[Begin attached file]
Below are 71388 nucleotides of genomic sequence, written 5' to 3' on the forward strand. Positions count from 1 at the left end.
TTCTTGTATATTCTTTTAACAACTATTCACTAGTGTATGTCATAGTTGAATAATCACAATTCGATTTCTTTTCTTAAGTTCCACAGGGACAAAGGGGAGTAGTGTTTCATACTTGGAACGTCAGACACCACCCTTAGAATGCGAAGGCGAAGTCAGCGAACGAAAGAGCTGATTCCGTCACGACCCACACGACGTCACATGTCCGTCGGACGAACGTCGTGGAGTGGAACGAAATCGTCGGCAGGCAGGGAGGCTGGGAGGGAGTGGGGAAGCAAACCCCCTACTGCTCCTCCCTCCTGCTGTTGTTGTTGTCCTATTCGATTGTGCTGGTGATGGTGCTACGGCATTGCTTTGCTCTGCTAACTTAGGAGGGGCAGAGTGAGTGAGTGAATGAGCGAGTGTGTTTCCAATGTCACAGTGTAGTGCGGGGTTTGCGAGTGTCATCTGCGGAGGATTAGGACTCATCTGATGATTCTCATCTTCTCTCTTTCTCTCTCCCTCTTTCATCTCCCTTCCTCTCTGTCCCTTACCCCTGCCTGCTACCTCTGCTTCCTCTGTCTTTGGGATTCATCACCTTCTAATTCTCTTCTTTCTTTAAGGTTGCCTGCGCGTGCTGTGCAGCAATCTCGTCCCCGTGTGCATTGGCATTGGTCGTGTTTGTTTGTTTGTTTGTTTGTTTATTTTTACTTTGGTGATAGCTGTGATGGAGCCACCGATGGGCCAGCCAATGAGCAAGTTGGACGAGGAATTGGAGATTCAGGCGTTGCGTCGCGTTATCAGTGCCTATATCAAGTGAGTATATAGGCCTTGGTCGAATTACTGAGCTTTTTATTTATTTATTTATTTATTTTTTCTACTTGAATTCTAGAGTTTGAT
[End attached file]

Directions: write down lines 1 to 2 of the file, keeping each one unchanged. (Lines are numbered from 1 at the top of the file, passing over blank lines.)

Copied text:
Below are 71388 nucleotides of genomic sequence, written 5' to 3' on the forward strand. Positions count from 1 at the left end.
TTCTTGTATATTCTTTTAACAACTATTCACTAGTGTATGTCATAGTTGAATAATCACAATTCGATTTCTTTTCTTAAGTTCCACAGGGACAAAGGGGAGTAGTGTTTCATACTTGGAACGTCAGACACCACCCTTAGAATGCGAAGGCGAAGTCAGCGAACGAAAGAGCTGATTCCGTCACGACCCACACGACGTCACATGTCCGTCGGACGAACGTCGTGGAGTGGAACGAAATCGTCGGCAGGCAGGGAGGCTGGGAGGGAGTGGGGAAGCAAACCCCCTACTGCTCCTCCCTCCTGCTGTTGTTGTTGTCCTATTCGATTGTGCTGGTGATGGTGCTACGGCATTGCTTTGCTCTGCTAACTTAGGAGGGGCAGAGTGAGTGAGTGAATGAGCGAGTGTGTTTCCAATGTCACAGTGTAGTGCGGGGTTTGCGAGTGTCATCTGCGGAGGATTAGGACTCATCTGATGATTCTCATCTTCTCTCTTTCTCTCTCCCTCTTTCATCTCCCTTCCTCTCTGTCCCTTACCCCTGCCTGCTACCTCTGCTTCCTCTGTCTTTGGGATTCATCACCTTCTAATTCTCTTCTTTCTTTAAGGTTGCCTGCGCGTGCTGTGCAGCAATCTCGTCCCCGTGTGCATTGGCATTGGTCGTGTTTGTTTGTTTGTTTGTTTGTTTATTTTTACTTTGGTGATAGCTGTGATGGAGCCACCGATGGGCCAGCCAATGAGCAAGTTGGACGAGGAATTGGAGATTCAGGCGTTGCGTCGCGTTATCAGTGCCTATATCAAGTGAGTATATAGGCCTTGGTCGAATTACTGAGCTTTTTATTTATTTATTTATTTATTTTTTCTACTTGAATTCTAGAGTTTGAT